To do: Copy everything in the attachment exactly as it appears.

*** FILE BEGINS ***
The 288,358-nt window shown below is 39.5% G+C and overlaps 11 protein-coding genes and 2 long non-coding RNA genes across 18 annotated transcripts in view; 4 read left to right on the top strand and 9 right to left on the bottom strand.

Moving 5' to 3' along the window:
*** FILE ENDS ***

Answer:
The 288,358-nt window shown below is 39.5% G+C and overlaps 11 protein-coding genes and 2 long non-coding RNA genes across 18 annotated transcripts in view; 4 read left to right on the top strand and 9 right to left on the bottom strand.

Moving 5' to 3' along the window: